“Look at me, Mom!” Shane cries.
“See what I can do?” Mom turns her reluctant gaze from her gripping novel to look at her son who was swinging from the park’s jungle gym.
“Woohoo!” she shouts with forced enthusiasm. “Way to go, Shane!”
Shane drops to the ground with a dramatic roll on the ground and, beaming with pride, swaggers over to his mother. “I’m the best of all the kids on the monkey bars!” he brags.
Mom smiles indulgently, ruffles his hair and says, “Yes, you are!”
Beginning during the innocence of childhood, pride–the antithesis of a “poor in spirit” attitude–rears its ugly head. We will do battle with pride all of our lives.
The words “poor in spirit” are translated in different ways (Matt. 5:3). The Phillips translation uses “humble-minded.” The Amplified Bible uses “humble, rating themselves insignificant.” Berkley says the poor in spirit “sense spiritual poverty.” The Message reads, “‘You’re blessed when you’re at the end of your rope. With less of you there is more of God and his rule.'”1
To eradicate pride entirely is not only impossible, but it is also emotionally unhealthy. A certain degree of pride urges us to keep our homes and properties clean and our bodies neat and in good health. A dab of pride gives backbone to personal dignity.
On the other hand, an excess of humility is insincere and keeps us wary of the Uriah Heaps among us. So how can we strike a balance between pride and excess humility?
Those of us in leadership roles can remember that we must give account to our Master (Eph. 6:9). The honor given to pastors, evangelists and missionaries may cause them to be puffed up unless they keep their servanthood in mind. We ordinary people can have dignity in our less-noticeable lot in life. Because God gave us life and provided salvation, we are important in His plan for our generation. We can remind ourselves that Christ gave His life for each of us. We are valuable to Him. Being “poor in spirit,” the foundational premise of the Beatitudes, is simply maintaining an attitude of humility. We can develop humility by:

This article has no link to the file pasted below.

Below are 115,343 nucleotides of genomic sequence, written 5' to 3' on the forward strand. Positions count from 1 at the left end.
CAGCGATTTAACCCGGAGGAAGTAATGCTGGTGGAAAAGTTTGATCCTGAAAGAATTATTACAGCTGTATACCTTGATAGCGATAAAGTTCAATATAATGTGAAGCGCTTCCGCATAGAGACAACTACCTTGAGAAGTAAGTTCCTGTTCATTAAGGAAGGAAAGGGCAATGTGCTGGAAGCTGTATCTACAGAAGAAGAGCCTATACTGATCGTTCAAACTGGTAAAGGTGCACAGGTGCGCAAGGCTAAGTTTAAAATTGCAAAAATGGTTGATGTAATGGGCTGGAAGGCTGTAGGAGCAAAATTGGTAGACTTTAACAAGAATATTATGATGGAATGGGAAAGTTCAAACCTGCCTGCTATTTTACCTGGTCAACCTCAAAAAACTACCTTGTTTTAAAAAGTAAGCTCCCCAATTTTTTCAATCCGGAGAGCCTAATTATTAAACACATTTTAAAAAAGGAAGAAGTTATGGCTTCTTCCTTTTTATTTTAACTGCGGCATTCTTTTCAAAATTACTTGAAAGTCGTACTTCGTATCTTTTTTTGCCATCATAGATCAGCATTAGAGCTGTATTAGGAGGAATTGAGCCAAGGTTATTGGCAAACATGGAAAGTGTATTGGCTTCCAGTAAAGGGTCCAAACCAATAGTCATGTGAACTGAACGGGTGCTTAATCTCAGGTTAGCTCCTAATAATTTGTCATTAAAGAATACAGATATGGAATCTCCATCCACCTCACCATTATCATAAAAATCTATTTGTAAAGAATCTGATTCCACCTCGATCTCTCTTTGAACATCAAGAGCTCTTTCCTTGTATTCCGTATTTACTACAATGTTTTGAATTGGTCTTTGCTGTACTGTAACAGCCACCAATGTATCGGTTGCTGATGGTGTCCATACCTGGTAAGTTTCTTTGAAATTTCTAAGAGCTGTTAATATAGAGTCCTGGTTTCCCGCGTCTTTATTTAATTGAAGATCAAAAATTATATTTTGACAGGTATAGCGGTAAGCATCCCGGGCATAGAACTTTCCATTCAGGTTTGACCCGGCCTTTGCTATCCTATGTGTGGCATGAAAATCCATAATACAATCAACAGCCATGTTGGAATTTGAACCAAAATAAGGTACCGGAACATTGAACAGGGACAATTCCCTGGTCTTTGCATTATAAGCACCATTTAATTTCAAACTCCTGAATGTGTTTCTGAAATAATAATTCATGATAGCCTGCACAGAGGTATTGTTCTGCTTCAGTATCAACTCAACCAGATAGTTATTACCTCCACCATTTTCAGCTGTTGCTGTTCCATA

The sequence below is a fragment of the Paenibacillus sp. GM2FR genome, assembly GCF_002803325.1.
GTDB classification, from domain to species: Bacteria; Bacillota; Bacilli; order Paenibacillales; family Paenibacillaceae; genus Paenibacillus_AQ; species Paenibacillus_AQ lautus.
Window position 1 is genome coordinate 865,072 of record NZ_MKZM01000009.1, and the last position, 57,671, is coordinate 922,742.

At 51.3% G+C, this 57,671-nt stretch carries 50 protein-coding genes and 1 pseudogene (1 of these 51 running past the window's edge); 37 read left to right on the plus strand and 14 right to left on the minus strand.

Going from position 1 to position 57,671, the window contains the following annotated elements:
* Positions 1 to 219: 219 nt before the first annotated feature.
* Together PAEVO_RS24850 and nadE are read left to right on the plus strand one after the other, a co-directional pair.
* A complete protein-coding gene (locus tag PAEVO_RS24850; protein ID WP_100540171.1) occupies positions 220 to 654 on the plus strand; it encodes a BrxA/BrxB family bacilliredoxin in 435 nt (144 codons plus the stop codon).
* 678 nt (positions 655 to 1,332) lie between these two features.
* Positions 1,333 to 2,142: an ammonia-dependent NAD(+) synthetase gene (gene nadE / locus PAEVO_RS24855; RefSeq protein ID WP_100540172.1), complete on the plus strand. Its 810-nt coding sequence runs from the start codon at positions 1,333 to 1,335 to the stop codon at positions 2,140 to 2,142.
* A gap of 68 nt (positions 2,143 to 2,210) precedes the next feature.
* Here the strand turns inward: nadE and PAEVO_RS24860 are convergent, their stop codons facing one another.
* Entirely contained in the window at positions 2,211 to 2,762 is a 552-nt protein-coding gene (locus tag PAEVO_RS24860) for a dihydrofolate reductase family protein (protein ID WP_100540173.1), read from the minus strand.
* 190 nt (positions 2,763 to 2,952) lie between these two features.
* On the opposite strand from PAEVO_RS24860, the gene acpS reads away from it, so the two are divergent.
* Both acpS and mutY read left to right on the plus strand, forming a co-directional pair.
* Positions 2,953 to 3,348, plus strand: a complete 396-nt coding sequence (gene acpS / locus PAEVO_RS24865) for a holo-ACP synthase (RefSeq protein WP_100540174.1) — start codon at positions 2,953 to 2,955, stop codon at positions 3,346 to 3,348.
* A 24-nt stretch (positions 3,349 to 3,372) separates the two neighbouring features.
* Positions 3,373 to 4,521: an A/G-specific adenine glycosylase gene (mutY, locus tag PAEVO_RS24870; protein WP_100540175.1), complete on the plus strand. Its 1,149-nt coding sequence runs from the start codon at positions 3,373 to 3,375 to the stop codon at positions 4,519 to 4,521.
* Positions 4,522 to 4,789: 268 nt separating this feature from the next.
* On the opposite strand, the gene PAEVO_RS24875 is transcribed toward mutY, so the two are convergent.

Not giving too much weight to our mistakes. Both kings and peasants err, and those of us in between! We all hate to make a faux pas, but few errors are fatal or irreparable. We make amends or ask for forgiveness, and then go on with life.
Not allowing our successes to puff us up. God gives us our triumphs, but they won’t go to our heads when we remember our work was only our duty. “When complimented concerning the amazing growth of the Missionaries of Charity, the work she had founded, Mother Teresa replied, ‘What wonders God has done with nothingness.'”2
Training ourselves to be grateful. Saying “thank you” acknowledges the input of others in our lives. Thanking God for something as simple as a good parking place recognizes His moment-by-moment care for us.
Developing a poor-in-spirit attitude will bring us spiritual riches beyond our understanding. To provide abundant spiritual resources, Jesus left His heavenly throne to obey His Father. He prayed, “‘Not my will, but yours be done'” (Luke 22:42). Shouldn’t we emulate Him in humility?